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What percentage of PageRank is lost through a 301 redirect?

What percentage of PageRank is lost through a 301 redirect? - answered by Matt Cutts

Matt's answer:

MALE SPEAKER: Today’s question comes from the United Kingdom. Sam Harries asks, roughly what percentage of page rank is lost through a 301 redirect? Ah, great question, Sam. I’ve been meaning to talk about this for a long time. Let me give you the history on this. At some point, an SEO wrote to me privately and said, hey, I’m wondering how much page rank disappears when you have a 301 redirect. I wrote back and said, OK, why is that on your mind? And they said, well, the historical page rank papers always said that 10%, 15%, whatever amount of page rank gets lost, given any particular link. So from page A to page B, there’s a link. The page rank that flows is, take the page rank and multiply by 0.85, 0.9, whatever it is, and then take the remaining links and divide that page rank equally between the outgoing links. So a certain amount of page rank dissipates on each link. If 301s don’t have that sort of dissipation, then instead of linking, I should do all my stuff with 301s, and I won’t lose my page rank. And I’ll have 10% more page rank, and more things will rank. And so you don’t want people thinking along those lines, where they’re going to shoot themselves in the foot trying to use 301s instead of links. And so at the next search conference, where it happened to be convenient, I mentioned that a certain amount of page rank also dissipates through 301s. And unfortunately, then the pendulum swung too far the other direction. People started to get worried, oh, if I use a 301, how much page rank do I lose? And so I sent an email to the team that is in charge of this, and, of course, the implementation can vary over time, but this has been roughly the same for quite awhile. The amount of page rank that dissipates through a 301 is almost exactly– is currently identical to the amount of page rank that dissipates through a link. So they are utterly the same in terms of the amount of page rank that dissipates going through a 301 versus a link. So that doesn’t mean use a 301. It doesn’t mean use a link. It means use whatever is best for your purposes, because you don’t get to horde or conserve any more page rank if you use a 301, and likewise, it doesn’t hurt you if you use a 301. So great chance to just sort of clear that up a little bit. It’s exactly like having a link. That’s the current implementation. We don’t promise that it will be that way for all time and eternity. But I don’t see any reason why in particular it would change. So thank you for asking the question. Great chance to clear that up.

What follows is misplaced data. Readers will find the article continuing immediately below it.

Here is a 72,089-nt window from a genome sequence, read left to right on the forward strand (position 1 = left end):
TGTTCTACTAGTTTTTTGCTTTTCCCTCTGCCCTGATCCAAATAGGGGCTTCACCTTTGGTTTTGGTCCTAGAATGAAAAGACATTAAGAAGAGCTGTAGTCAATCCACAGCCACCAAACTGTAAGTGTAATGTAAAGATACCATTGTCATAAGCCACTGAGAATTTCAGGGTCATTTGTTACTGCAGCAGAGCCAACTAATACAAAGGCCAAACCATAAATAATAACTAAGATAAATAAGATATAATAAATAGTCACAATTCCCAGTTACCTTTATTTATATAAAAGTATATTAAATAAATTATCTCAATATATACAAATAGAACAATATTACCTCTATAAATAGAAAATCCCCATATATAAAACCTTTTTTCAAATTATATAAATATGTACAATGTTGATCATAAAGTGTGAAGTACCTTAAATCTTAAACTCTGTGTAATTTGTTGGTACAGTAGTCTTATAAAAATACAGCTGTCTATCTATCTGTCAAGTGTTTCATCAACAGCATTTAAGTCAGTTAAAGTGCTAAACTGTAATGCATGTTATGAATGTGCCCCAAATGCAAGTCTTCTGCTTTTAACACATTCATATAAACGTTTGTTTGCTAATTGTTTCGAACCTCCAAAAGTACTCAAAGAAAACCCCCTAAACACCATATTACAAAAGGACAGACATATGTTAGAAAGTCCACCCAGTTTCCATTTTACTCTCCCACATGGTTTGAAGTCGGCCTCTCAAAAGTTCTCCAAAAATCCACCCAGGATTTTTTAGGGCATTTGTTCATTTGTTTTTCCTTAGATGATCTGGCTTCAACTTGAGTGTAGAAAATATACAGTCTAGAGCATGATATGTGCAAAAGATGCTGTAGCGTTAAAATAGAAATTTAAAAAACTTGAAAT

by Matt Cutts - Google's Head of Search Quality Team


Original video: